The answer is it didn’t go wrong; it was never there in the first place – at least not comprehensively, and not for new business without corporate or political connections. In the Philippines, new borrowers, like the lenders, have little access to the sort of credit information that’s normally available through credit bureaux and credit registries. Similarly, absence of, or inadequacies in, collateral and bankruptcy laws leave both sides wary.
If we go a little deeper into the World Bank’s analysis, we can see more clearly what’s gone wrong. Here are the points which each of the Asean states scored in two indicators for ‘Getting Credit’.
‘Strength of Legal Rights’, Brunei, 12; Cambodia, 10; Malaysia, 8; Singapore, 8; Vietnam, 8; Thailand, 7; Indonesia, 6; Laos, 6; Myanmar, 2; Philippines, 1.
‘Depth of Credit Information’, Brunei, 7; Cambodia, 6; Malaysia, 8; Indonesia, 7; Singapore, 7; Thailand, 7; Vietnam, 7; Laos, 5; Philippines, 5; Myanmar, 0.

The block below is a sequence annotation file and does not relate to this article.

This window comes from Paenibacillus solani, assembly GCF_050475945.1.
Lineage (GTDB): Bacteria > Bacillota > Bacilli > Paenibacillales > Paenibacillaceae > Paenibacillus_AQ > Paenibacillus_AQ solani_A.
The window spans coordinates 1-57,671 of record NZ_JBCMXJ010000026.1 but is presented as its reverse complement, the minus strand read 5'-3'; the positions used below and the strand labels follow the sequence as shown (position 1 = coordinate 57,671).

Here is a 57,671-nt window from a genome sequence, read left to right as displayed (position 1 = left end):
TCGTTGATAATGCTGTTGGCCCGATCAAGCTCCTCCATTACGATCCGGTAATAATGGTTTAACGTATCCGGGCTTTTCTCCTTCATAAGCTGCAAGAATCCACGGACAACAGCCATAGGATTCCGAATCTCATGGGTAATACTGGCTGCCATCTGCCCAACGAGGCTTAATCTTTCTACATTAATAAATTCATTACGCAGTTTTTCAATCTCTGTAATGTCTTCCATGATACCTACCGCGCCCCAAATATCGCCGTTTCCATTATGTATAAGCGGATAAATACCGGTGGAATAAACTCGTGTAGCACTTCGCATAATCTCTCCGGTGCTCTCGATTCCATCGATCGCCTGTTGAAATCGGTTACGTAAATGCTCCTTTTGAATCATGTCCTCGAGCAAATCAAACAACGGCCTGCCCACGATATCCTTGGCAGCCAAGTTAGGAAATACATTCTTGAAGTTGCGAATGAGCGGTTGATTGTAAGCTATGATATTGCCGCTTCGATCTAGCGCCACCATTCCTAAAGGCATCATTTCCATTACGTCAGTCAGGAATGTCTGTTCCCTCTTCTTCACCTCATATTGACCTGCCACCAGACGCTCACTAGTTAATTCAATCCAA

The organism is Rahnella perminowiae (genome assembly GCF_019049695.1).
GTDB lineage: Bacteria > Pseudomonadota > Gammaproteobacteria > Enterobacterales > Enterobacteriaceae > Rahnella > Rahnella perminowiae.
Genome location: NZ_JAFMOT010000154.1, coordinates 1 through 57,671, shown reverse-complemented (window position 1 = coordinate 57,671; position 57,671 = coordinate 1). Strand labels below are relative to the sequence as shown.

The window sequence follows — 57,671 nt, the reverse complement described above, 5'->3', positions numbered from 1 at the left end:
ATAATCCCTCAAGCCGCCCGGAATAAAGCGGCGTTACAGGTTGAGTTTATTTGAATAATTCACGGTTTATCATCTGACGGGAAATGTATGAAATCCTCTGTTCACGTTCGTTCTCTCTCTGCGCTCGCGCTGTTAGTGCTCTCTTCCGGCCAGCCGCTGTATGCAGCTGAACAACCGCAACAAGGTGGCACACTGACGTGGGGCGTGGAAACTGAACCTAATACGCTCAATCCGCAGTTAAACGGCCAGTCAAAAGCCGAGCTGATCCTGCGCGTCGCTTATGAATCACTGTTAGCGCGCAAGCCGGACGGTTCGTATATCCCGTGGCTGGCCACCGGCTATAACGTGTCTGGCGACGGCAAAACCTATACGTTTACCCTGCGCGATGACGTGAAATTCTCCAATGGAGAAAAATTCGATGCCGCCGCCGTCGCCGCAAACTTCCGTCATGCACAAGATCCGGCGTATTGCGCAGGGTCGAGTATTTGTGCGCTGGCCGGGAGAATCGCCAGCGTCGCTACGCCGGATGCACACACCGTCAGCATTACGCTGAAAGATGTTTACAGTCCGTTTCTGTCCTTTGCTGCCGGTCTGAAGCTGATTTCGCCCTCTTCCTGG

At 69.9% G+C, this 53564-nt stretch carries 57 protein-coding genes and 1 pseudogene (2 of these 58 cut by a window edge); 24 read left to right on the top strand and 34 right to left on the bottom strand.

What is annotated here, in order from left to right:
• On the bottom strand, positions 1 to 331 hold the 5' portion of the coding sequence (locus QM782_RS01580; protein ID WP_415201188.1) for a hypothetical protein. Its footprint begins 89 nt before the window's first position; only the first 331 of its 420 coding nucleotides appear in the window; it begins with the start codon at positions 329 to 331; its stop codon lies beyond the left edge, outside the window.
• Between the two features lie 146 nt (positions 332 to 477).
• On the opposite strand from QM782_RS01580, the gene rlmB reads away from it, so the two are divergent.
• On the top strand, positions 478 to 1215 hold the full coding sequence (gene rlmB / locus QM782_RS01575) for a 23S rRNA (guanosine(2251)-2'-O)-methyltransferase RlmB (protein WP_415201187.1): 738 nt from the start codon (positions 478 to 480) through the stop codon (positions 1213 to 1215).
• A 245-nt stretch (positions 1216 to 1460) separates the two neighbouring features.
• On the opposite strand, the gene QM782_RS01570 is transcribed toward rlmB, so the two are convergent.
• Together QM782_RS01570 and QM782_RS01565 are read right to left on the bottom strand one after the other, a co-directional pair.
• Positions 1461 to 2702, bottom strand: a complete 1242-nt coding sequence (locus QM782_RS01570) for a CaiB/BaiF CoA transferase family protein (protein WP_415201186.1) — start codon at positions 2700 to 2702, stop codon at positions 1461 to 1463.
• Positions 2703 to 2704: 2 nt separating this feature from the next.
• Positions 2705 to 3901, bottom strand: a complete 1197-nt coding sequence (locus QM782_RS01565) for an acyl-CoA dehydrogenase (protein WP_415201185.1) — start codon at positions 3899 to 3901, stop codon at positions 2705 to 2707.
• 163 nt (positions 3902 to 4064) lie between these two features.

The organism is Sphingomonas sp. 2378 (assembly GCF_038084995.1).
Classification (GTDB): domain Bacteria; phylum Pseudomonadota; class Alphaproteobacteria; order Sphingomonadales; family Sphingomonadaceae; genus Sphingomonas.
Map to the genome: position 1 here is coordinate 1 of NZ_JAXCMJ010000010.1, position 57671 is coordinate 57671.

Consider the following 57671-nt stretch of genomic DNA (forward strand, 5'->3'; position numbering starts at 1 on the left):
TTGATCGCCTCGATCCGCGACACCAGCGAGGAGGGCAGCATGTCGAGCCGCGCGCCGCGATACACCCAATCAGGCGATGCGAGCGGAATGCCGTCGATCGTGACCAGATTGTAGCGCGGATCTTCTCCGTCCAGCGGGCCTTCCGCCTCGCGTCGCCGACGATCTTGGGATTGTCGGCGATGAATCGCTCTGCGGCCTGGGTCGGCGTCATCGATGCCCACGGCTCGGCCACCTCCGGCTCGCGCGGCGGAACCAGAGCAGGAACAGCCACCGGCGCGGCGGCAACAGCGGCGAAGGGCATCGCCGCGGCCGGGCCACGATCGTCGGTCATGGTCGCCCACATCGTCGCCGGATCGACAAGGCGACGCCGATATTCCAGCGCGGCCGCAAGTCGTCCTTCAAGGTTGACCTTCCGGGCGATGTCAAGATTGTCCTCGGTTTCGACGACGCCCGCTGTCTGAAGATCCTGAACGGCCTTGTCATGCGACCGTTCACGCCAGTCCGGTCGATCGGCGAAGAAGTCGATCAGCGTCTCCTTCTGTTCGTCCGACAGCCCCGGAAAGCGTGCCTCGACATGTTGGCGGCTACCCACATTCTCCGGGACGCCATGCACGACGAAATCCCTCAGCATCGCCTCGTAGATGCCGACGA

In stark statistics, there’s the story – last place and next to last place. Little wonder, with results like that, that the Philippines has struggled to build a vibrant entrepreneurial sector. Little wonder, too, that investment in the Philippines – both domestic and foreign – traditionally bypasses that sector.
Strength of legal rights determines the degree to which collateral and bankruptcy laws protect the rights of borrowers and lenders and thus facilitates lending. Depth of credit information assesses the rules affecting the scope, accessibility, and quality of credit information available through public or private credit registries. Credit funding can’t happen without that information.
So how can this matter be addressed? In a word, reform. One of the oddest things about the Philippines is that nearly everyone’s a lawyer. We’re exaggerating of course, but we’re sure you know what we mean – lawyers aren’t exactly a rare breed in the Philippines.